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Painkillers ‘may ease agitation’ in dementia patients

As reported by BBC New today

Many dementia patients being prescribed “chemical cosh” antipsychotic drugs could be better treated with simple painkillers, research says.

The British and Norwegian study, published on the BMJ website, found painkillers significantly cut agitation in dementia patients.

Agitation, a common dementia symptom, is often treated with antipsychotic drugs, which have risky side effects.

The Alzheimer’s Society wants doctors to consider other types of treatment.

Experts say that each year about 150,000 patients in the UK are unnecessarily prescribed antipsychotics, which have a powerful sedative effect, and can worsen dementia symptoms, and increase the risk of stroke or even death.

They are often given to patients whose dementia makes them aggressive or agitated.

But researchers from Kings College, London, and Norway speculated that the behaviour may sometimes be caused by pain, which patients were unable to express in other ways.

They studied 352 patients with moderate or severe dementia in nursing homes in Norway.

Half were given painkillers with every meal, the rest continued with their usual treatments.

Supervised treatment ‘key’

After eight weeks, there was a 17% reduction in agitation symptoms in the group being given painkillers – a greater improvement than would have been expected from treatment with antipsychotics.

The researchers concluded that if patient’s pain was properly managed, doctors could reduce the number of prescriptions for antipsychotic drugs.

Click to play

Prof Clive Ballard, Alzheimer’s Society: “Simple painkillers… had a a very, very substantial impact”

Professor Clive Ballard, one of the report authors and director of research at the Alzheimer’s Society, said the finding was significant.

“At the moment, pain is very under-treated in people with dementia, because it’s very hard to recognise,” he said.

“I think this could make a substantial difference to people’s lives – it could help them live much better with dementia.”

However, he said painkillers should only be given to patients under the supervision of a doctor.

The Alzheimer’s Society is issuing new guidance calling on doctors to think much harder before prescribing antipsychotics, and to look at prescribing pain medication instead.

The National Care Association said the study highlighted some of the complexities of dementia.

“Pain in itself is debilitating, so to identify it as the route cause of agitation and aggressive behaviour is a major breakthrough which will enable us to support people appropriately,” said its chairman, Nadra Ahmed.

A government programme to reduce the inappropriate prescription of antipsychotic drugs is already under way in England.

The care services minister Paul Burstow welcomed the study.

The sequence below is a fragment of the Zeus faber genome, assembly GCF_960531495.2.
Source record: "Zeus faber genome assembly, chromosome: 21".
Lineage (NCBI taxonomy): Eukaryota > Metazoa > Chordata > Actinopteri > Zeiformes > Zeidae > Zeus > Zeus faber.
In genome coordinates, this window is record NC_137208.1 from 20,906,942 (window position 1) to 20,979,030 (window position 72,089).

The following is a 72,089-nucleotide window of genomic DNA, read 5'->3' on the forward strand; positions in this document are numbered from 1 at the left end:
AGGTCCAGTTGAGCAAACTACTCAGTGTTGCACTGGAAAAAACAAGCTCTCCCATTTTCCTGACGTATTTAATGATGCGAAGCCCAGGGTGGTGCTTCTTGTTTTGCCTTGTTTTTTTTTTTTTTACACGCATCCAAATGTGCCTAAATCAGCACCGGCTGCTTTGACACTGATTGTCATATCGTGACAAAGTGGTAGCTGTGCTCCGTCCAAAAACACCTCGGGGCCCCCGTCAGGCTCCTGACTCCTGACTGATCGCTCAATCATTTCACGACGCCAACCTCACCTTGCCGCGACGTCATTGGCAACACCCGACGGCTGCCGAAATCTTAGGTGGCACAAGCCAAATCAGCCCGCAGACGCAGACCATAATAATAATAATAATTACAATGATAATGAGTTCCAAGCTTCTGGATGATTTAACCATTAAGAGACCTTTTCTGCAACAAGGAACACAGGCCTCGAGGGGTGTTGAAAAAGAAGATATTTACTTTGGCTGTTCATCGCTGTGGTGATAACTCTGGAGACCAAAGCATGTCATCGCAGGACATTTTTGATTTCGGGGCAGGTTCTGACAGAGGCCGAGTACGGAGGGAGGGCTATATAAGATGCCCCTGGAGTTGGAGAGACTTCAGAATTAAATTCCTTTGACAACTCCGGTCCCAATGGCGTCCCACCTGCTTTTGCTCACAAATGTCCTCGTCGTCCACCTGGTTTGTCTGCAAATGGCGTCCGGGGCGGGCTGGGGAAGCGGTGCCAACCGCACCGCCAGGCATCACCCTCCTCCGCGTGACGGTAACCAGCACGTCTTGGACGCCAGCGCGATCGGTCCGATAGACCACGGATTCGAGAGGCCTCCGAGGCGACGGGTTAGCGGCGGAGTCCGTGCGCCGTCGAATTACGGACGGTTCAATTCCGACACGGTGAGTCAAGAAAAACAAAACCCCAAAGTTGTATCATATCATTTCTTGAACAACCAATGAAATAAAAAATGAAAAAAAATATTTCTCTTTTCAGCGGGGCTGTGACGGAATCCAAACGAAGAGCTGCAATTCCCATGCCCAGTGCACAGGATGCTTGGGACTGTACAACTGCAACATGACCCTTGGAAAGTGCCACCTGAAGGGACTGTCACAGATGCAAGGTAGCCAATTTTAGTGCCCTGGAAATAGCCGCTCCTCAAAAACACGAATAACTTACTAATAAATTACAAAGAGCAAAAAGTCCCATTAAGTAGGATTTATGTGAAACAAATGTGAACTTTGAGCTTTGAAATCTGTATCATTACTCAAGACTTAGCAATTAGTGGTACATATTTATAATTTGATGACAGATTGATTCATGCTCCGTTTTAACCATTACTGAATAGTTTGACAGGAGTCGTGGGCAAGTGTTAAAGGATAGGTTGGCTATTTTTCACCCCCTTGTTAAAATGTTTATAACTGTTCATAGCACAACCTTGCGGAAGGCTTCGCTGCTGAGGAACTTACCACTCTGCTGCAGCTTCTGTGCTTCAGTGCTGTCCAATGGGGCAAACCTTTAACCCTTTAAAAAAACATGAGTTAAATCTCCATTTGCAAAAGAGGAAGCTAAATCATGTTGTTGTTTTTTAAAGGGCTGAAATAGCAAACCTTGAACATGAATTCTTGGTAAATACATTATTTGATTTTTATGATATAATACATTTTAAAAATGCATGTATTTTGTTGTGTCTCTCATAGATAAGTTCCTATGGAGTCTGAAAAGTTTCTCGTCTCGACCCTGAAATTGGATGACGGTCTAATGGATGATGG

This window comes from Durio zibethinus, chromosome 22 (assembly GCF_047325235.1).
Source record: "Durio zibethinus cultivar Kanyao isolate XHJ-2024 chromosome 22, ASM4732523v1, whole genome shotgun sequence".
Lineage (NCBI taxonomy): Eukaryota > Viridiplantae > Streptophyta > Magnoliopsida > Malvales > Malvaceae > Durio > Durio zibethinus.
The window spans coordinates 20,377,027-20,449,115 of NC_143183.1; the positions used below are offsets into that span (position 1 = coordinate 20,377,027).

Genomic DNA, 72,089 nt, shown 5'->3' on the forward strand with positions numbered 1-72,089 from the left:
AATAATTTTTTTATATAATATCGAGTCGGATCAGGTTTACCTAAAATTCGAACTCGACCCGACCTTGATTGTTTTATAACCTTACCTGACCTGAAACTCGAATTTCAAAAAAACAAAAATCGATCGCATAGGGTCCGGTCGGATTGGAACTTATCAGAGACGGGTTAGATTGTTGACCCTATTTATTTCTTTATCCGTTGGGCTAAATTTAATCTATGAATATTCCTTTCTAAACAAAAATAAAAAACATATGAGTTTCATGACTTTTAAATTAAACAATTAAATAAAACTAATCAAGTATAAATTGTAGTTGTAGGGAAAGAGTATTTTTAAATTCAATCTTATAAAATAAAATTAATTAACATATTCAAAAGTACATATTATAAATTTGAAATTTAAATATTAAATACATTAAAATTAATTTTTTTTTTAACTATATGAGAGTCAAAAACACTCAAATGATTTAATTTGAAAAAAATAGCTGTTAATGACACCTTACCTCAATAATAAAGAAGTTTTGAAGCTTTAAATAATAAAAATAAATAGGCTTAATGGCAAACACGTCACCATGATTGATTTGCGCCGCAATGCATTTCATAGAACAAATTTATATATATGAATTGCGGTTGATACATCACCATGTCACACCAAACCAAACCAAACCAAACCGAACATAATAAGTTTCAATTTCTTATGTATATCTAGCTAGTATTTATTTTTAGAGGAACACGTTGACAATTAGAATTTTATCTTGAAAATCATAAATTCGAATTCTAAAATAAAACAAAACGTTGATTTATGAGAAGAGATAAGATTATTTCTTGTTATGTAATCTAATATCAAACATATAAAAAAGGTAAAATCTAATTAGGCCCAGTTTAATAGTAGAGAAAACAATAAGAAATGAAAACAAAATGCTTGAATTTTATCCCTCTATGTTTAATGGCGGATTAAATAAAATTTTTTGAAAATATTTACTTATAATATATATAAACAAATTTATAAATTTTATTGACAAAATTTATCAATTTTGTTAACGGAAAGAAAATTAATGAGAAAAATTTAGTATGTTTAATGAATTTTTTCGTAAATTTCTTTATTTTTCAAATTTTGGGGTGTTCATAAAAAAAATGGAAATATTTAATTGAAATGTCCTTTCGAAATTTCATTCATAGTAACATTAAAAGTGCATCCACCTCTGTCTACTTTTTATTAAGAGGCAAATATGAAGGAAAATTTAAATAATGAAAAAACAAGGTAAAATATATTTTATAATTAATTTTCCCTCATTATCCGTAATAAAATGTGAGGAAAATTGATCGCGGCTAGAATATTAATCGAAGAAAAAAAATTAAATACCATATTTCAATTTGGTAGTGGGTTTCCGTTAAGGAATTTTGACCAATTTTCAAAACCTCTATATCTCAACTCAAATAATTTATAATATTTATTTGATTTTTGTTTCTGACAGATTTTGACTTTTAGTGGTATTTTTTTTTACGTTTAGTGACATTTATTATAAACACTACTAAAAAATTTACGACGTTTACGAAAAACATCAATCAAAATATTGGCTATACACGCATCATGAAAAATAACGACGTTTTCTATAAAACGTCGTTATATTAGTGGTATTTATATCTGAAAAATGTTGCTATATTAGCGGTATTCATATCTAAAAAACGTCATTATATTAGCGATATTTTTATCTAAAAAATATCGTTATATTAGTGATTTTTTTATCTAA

“It should act as a further call for GPs to carefully examine the reason why those with dementia display agitated behaviour, rather than immediately resorting to antipsychotic medication,” he said.

No need for ‘chemical cosh’ at Rose Lodge

We were audited today by our local psychiatric consultant for our use of anti-psychotic medication, as part of a general audit of dementia care homes in the area. It is wonderful to see that this topic is being given the active attention that it deserves.

Originally invented for conditions such as schizophrenia, for many years now some care homes and hospitals have made extensive use of such medication as a “chemical cosh” for people with dementia. This means people are on purpose kept very subdued (“dozy” or even “zombie-like”) and so they are much less capable of interacting with the people around them. It makes for an environment which is “easy to manage” but has a detrimental effect on the wellbeing of the residents, including side effects such as dribbling and loss of balance causing falls.

Our policy is to keep such medication to an absolute minimum and for short periods only. Rather than resort to anti-psychotic medication we believe that by providing a therapeutic physical and social environment, we can improve our resident’s wellbeing and that this substantially reduces the need for anti-psychotic medication. You will find many stories on this site about how we provide such an environment at Rose Lodge.

The consultant confirmed that we are doing very well in keeping such medication to a minimum.

We recently admitted a gentleman from another care home who was prescribed such an anti-psychotic medicine, causing drowsiness, dribbling, and reduced sociability. When we discussed this with his wife, she told us that the care home had assured her that he was not prescribed any anti-psychotic medicines and that the dribbling was a symptom of the dementia (It is not!).  As we do with all new residents that take such medication, we talked with the family and the GP and promptly took this gentleman off his anti-psychotic medication and within days he started to ‘come alive’ and stopped dribbling, much to the delight of his family.

If you are concerned that this kind of thing may be happening to your loved one then do consult the GP who should be able to give you accurate information, and also discuss options for reducing or removing such medication. But be aware that your loved one may not be in an environment where this is possible as it does require a completely different approach to providing dementia care. Hospitals are notorious for not providing such an environment and some care homes are no better.

Minimising anti-psychotic medication is not an easy option. But we strongly believe that the increased well-being of our residents fully justifies taking this approach.

There is a great factsheet from the Alzheimer’s society about the use of anti-psychotic medication including a list of the ones that are in common use. You can find it here:

http://www.alzheimers.org.uk/factsheet/408